By now, you have heard of many stories where thieves have targeted stores and commercial offices at their physical locations looking for confidential information. You can bet that theft takes place online on a daily basis, where hackers routinely attack computer systems of businesses and organizations through direct hacks, phishing, and other web services. The premise is still the same. The only difference is that they are doing it remotely and their identity is hard to track without sophisticated commercial security system setup.
During remote theft of businesses, cyber thieves often take advantage of the trust that the employees of these businesses have on legitimate looking emails, such as coming from a client, another employee, bank or service provider. Often, employees overlook where the emails came from but pay attention to only the content addressing the employee by name. The thief may also be posing as someone who is known to the employee personally or perhaps as the member of the business technical support team. In almost all such cases, the intention of the thieves is the same – to steal confidential information of the business by hacking through the system.
Just see how easy for a hacker to go through the email phishing route targeting a business employee. Most businesses use similar algorithms that assign email address to their employees in a particular fashion. For example, if Jane Doe is working for companyA, her assigned email address will typically be jane.doe@companyA.com. Similarly, Bob Smith working for companyB will either have smith.bob@companyB.com or bob.smith@companyB.com as his official email address. Hackers simply create an email address list using special software and send emails at their own pace. Or they would call the company asking whom they are speaking with or get the employee names through other means. Before sending phishing emails, they would create a website that looks similar to a legitimate online web mail website. The employees are prone to trust such “real” emails and send information with no questions asked.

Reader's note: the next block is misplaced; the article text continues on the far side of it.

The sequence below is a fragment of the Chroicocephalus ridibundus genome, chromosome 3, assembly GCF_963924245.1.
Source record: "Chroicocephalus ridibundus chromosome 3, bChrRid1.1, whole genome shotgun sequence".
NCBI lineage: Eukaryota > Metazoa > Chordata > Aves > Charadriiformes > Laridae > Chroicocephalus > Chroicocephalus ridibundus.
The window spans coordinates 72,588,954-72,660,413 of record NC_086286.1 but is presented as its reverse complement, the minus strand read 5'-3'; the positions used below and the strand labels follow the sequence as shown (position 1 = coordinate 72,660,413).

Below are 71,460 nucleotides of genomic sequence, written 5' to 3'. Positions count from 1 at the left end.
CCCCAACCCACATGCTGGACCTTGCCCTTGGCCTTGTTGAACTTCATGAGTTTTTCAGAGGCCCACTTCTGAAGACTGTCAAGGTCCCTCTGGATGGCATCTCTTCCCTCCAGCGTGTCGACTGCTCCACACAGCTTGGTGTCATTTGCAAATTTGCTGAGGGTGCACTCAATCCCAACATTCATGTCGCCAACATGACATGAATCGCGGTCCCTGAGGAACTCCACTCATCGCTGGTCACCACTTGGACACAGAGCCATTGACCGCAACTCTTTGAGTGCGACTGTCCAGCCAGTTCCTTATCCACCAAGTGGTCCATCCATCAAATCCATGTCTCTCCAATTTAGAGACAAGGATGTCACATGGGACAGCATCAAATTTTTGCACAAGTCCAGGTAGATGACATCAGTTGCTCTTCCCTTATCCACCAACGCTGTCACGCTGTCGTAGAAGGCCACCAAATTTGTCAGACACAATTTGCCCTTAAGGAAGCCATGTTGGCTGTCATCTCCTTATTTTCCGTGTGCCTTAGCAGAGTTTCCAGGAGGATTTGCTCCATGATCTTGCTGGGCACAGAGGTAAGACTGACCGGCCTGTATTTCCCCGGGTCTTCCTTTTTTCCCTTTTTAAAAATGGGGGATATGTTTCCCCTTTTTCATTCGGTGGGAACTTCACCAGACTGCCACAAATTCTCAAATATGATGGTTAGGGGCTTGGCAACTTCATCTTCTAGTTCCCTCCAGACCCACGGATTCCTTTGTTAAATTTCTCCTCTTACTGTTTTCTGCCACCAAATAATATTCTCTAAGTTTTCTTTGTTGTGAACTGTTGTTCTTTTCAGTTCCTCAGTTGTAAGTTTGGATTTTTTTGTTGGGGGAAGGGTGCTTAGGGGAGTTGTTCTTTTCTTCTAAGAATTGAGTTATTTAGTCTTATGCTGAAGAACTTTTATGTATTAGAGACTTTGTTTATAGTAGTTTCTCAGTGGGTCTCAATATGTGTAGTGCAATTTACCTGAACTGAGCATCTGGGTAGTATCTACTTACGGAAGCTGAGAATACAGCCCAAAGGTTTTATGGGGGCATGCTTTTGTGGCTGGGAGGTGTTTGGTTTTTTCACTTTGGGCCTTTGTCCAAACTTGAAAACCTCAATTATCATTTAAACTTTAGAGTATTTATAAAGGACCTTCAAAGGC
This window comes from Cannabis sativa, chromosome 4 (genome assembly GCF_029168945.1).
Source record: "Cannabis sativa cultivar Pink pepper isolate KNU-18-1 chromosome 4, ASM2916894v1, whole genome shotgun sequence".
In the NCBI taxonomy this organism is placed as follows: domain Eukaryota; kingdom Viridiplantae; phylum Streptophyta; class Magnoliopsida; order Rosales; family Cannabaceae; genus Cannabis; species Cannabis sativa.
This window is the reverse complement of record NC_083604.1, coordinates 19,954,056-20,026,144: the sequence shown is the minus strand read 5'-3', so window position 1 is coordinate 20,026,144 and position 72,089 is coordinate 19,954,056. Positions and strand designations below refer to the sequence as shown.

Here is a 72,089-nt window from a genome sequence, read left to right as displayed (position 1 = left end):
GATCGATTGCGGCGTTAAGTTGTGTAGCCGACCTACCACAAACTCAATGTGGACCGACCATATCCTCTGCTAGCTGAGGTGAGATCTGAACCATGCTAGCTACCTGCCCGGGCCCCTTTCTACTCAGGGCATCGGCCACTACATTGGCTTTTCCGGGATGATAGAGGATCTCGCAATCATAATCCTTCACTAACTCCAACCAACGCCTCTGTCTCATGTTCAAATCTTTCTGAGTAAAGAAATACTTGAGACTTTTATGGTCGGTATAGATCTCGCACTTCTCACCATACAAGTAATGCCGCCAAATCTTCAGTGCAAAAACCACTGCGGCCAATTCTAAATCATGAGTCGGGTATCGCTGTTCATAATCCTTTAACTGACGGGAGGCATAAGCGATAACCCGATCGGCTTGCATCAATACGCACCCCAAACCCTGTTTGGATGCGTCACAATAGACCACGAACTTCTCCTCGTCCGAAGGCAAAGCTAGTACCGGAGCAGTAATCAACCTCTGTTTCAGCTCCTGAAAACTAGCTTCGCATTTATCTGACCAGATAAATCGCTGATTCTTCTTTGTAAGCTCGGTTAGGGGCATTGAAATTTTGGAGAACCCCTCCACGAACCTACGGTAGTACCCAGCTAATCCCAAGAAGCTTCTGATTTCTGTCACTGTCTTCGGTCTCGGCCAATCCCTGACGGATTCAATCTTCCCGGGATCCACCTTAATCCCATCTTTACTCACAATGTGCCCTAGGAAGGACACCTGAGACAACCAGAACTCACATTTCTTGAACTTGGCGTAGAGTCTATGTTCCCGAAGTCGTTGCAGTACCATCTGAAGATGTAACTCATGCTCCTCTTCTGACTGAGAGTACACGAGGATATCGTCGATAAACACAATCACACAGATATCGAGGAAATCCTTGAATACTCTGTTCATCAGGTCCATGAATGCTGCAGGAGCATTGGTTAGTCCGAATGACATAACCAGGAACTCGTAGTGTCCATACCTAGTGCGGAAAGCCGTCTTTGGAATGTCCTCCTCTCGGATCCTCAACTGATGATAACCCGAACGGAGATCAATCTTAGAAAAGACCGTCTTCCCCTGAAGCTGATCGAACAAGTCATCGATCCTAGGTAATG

For as complicated as some of the things hackers do to gain access into a business system, the solution to prevent such attacks is not that simple as well. There are many tried and tested methods to safeguard confidential data but those provided by professional and reliable companies are your best bet. Some commercial security systems service providers offer tools, software, devices and features that are designed to identify phishing, virus and other remote attacks before they compromise a commercial computer network.
Again, being alert can go a long way when it comes to weeding out unwanted and dangerous emails. First of all, emails should not be used to send private information or allow access to restricted data any time, all time. Just because an email has the official emblem of a real bank does not make it any safer. Any sensitive document should be secured appropriately with network key or encryption as well. The best possible solution here is to anticipate all kinds of unauthorized remote access and be prepared.